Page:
Archiving and Compression
Before gunzipping a file (or files) with gunzip, you might want to verify that they're going to gunzip correctly without any file corruption. To do this, use the -t (or --test) option.
$ gzip -t paradise_lost.txt.gz $
That's right: If nothing is wrong with the archive, gzip reports nothing back to you. If there's a problem, you'll know, but if there's not a problem, gzip is silent. That can be a bit disconcerting, but that's how Unix-based systems work. They're generally only noisy if there's an issue you should know about, not if everything is working as it should.
Working with bzip2 is pretty easy if you're comfortable with gzip, as the creators of bzip2 deliberately made the options and behavior of the new command as similar to its progenitor as possible.
$ ls -l -rw-r--r-- scott scott 1236574 moby-dick.txt $ bzip2 moby-dick.txt $ ls -l -rw-r--r-- scott scott 367248 moby-dick.txt.bz2
Just like gzip, bzip2 leaves you with just the .bz2 file. The original moby-dick.txt is gone. To keep the original file, use the -c (or --stdout) option and pipe the output to a filename that ends with .bz2.
$ ls -l -rw-r--r-- scott scott 1236574 moby-dick.txt $ bzip2 -c moby-dick.txt > moby-dick.txt.bz2 $ ls -l -rw-r--r-- scott scott 1236574 moby-dick.txt -rw-r--r-- scott scott 367248 moby-dick.txt.bz2
If you look back at "Archive and Compress Files Using gzip," you'll see that gzip and bzip2 are incredibly similar, which is by design.
Just as with zip and gzip, it's possible to adjust the level of compression that bzip2 uses when it does its job. The bzip2 command uses a scale from 0 to 9, in which 0 means "no compression at all" (which is like tar, as you'll see later), 1 means "do the job quickly, but don't bother compressing very much," and 9 means "compress the heck out of the files, and I don't mind waiting a bit longer to get the job done." The default is 6, but modern computers are fast enough that it's probably just fine to use 9 all the time.
$ ls -l -rw-r--r-- scott scott 1236574 moby-dick.txt $ bzip2 -c -1 moby-dick.txt > moby-dick.txt.bz2 $ ls -l -rw-r--r-- scott scott 1236574 moby-dick.txt -rw-r--r-- scott scott 424084 moby-dick.txt.bz2 $ bzip2 -c -9 moby-dick.txt > moby-dick.txt.bz2 $ ls -l -rw-r--r-- scott scott 1236574 moby-dick.txt -rw-r--r-- scott scott 367248 moby-dick.txt.bz2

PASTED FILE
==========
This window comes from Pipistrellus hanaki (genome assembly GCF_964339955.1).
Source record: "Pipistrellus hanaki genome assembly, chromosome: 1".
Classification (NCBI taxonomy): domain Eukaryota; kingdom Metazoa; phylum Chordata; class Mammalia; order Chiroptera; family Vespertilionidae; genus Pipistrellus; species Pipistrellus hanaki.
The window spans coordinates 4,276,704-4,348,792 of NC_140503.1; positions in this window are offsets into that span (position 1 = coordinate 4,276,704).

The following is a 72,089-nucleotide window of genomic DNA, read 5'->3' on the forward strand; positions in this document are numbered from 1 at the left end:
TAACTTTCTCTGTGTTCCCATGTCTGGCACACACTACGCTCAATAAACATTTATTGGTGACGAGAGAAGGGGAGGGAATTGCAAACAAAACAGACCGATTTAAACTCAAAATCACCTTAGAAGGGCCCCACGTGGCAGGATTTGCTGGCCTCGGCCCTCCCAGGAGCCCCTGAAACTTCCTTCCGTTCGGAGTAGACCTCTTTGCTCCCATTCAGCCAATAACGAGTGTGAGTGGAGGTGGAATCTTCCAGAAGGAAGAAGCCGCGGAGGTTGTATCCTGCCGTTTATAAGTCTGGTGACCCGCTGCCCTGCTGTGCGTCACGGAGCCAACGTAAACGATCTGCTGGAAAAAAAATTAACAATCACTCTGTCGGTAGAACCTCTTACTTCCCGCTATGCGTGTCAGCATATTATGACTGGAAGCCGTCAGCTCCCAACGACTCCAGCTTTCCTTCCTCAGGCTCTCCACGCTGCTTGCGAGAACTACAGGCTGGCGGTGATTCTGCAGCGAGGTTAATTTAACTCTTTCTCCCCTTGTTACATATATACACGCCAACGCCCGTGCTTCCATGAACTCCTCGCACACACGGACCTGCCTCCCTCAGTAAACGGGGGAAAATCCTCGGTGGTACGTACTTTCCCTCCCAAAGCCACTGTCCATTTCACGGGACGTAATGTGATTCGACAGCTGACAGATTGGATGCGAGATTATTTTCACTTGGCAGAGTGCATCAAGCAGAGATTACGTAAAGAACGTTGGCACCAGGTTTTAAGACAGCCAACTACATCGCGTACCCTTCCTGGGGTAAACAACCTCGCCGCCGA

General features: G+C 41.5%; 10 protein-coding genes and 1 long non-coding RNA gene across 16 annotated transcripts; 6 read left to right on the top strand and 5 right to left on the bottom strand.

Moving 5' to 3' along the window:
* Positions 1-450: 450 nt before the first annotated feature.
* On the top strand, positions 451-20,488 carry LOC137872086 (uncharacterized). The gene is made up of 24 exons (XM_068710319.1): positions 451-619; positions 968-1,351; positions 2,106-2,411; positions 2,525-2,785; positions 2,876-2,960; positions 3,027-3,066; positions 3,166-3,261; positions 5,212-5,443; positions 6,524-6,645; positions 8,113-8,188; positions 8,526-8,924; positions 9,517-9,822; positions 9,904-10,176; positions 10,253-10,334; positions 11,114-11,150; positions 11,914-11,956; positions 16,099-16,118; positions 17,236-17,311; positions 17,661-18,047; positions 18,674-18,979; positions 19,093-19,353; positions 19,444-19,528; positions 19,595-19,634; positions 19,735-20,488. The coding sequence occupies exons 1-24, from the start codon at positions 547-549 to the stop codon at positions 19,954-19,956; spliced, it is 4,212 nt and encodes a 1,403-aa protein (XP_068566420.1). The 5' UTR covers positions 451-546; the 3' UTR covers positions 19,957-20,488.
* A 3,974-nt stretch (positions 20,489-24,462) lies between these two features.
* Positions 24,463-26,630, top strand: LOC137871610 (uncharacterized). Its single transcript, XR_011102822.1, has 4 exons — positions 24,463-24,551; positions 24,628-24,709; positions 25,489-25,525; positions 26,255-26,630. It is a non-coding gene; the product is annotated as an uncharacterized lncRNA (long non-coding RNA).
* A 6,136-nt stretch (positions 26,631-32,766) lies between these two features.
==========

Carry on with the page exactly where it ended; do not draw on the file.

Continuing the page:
From 424KB with 1 to 367KB with 9 — that's quite a difference! Also notice the difference in ultimate file size between gzip and bzip2. At -9, gzip compressed moby-dick.txt down to 488KB, while bzip2 mashed it even further to 367KB. The bzip2 command is noticeably slower than the gzip command, but on a fast machine that means that bzip2 takes two or three seconds longer than gzip, which frankly isn't much to worry about.
Note - If you want to be clever, define an alias in your .bashrc file that looks like this:
alias bzip2='bzip2 -9'
That way, you'll always use -9 and won't have to think about it.
In the same way that bzip2 was purposely designed to emulate gzip as closely as possible, the way bunzip2 works is very close to that of gunzip.
$ ls -l -rw-r--r-- scott scott 367248 moby-dick.txt.bz2 $ bunzip2 moby-dick.txt.bz2 $ ls -l -rw-r--r-- scott scott 1236574 moby-dick.txt
You'll notice that bunzip2 is similar to gunzip in another way: Both commands remove the original compressed file, leaving you with the final uncompressed result. If you want to ensure that you have both the compressed and uncompressed files, you need to use the -c option (or --stdout or --to-stdout) and pipe the results to the file you want to create.
$ ls -l -rw-r--r-- scott scott 367248 moby-dick.txt.bz2 $ bunzip2 -c moby-dick.txt.bz2 > moby-dick.txt $ ls -l -rw-r--r-- scott scott 1236574 moby-dick.txt -rw-r--r-- scott scott 367248 moby-dick.txt.bz2
It's a good thing when commands copy each other's options and behavior, as it makes them easier to learn. In this, the creators of bzip2 and bunzip2 showed remarkable foresight.
Note - If you're not feeling favorable toward bunzip2, you can also use bzip2 -d (or --decompress or --uncompress).
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